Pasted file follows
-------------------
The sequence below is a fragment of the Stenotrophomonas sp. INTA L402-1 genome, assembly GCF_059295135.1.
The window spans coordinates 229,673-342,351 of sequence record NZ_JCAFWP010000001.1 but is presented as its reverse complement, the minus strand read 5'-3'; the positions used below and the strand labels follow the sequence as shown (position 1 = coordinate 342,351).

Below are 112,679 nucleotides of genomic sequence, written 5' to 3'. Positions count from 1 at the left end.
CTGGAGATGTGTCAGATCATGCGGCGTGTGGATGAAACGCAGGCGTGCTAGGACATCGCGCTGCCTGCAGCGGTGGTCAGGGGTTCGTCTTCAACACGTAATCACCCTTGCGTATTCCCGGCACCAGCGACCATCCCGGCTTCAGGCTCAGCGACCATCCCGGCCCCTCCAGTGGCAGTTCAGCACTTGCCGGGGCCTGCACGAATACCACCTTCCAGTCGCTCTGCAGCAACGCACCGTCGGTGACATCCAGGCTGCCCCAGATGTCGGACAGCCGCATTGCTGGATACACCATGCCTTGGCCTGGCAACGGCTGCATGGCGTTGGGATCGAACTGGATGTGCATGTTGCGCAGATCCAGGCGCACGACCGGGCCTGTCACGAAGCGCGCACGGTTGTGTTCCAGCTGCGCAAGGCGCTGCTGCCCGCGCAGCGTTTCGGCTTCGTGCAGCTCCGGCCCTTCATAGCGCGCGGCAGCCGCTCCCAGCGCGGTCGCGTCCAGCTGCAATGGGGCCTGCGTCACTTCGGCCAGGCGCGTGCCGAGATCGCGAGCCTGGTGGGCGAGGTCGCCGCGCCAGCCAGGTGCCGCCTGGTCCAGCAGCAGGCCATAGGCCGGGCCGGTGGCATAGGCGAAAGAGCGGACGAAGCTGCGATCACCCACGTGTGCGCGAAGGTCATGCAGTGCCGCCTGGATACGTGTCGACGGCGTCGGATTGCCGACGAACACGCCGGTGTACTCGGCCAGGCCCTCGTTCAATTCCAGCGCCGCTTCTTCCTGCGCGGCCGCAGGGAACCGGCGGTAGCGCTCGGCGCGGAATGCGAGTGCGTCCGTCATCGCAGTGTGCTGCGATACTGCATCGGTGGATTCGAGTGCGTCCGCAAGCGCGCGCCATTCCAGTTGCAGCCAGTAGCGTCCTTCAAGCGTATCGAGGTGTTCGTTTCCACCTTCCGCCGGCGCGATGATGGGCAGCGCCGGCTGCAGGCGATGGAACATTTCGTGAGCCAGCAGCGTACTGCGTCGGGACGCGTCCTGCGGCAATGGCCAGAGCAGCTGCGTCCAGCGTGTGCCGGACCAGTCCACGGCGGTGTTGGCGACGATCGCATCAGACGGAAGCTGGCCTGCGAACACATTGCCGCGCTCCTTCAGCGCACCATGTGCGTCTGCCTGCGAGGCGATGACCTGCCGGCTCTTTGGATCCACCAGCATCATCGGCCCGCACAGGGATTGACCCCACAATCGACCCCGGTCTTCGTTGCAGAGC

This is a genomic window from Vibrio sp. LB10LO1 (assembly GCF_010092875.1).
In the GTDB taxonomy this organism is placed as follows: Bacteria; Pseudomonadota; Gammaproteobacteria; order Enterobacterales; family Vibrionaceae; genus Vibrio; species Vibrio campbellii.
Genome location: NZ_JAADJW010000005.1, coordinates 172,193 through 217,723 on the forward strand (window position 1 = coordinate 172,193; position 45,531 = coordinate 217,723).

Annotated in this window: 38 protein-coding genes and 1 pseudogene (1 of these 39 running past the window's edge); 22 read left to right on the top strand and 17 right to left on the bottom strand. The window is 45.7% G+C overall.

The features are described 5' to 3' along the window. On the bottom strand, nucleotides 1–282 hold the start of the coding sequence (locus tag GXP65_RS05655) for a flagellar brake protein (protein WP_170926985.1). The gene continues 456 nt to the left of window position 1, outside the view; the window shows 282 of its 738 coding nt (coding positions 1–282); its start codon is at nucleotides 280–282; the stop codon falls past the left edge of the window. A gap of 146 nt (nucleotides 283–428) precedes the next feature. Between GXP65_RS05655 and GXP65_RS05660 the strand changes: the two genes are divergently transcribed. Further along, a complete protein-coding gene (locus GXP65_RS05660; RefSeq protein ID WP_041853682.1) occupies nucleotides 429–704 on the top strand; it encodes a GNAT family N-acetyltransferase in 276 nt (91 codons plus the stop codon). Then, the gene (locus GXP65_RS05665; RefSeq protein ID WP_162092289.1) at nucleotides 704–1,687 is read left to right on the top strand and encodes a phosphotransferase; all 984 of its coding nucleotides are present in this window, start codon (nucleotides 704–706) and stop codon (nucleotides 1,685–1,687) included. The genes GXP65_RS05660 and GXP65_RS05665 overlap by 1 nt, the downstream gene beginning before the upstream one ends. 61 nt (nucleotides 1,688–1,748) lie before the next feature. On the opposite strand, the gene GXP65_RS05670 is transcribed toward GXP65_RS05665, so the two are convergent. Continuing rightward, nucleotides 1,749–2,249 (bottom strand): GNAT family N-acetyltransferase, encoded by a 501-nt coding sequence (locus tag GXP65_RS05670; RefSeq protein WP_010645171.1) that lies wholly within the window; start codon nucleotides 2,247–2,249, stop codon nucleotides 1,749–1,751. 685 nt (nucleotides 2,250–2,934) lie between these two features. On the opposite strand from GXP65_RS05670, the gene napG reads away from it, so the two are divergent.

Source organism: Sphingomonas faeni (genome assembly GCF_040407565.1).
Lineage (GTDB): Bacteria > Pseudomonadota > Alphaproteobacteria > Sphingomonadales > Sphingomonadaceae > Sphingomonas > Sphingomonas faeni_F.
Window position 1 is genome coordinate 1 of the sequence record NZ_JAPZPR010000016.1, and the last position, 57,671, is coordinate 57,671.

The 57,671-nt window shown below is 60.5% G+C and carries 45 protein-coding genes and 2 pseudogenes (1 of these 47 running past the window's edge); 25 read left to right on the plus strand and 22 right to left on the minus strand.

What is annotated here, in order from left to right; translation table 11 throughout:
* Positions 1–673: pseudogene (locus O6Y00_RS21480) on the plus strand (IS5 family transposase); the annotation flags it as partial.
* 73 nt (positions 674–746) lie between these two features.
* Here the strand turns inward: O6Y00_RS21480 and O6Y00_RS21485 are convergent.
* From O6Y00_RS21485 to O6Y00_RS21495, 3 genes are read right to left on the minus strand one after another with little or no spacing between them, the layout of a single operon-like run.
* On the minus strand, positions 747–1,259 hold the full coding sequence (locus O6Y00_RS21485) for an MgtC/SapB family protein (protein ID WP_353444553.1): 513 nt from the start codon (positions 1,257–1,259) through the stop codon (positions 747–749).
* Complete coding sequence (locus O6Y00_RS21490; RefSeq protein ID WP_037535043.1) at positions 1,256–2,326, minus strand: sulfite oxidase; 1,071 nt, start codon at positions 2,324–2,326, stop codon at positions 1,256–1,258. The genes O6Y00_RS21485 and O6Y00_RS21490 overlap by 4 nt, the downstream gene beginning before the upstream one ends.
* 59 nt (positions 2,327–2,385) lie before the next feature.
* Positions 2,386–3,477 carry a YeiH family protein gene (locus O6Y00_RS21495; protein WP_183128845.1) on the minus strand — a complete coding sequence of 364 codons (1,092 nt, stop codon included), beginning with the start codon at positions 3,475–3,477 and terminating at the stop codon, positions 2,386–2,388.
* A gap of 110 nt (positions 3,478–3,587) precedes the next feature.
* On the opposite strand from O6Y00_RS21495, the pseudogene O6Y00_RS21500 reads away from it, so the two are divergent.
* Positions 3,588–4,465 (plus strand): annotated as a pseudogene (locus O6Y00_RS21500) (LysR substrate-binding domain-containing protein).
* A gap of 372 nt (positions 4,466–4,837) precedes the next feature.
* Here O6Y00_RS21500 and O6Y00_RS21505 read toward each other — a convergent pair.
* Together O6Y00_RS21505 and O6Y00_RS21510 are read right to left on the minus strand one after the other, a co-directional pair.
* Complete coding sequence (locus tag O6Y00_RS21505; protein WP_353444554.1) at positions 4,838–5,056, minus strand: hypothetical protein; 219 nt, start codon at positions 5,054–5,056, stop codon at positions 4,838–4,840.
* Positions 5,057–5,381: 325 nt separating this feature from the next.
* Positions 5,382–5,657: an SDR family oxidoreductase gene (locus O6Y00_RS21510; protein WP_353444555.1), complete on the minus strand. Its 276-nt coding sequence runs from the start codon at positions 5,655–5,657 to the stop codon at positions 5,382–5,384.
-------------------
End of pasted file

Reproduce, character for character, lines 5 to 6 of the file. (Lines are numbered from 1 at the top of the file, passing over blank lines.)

This is a genomic window from Vibrio sp. LB10LO1 (assembly GCF_010092875.1).
In the GTDB taxonomy this organism is placed as follows: Bacteria; Pseudomonadota; Gammaproteobacteria; order Enterobacterales; family Vibrionaceae; genus Vibrio; species Vibrio campbellii.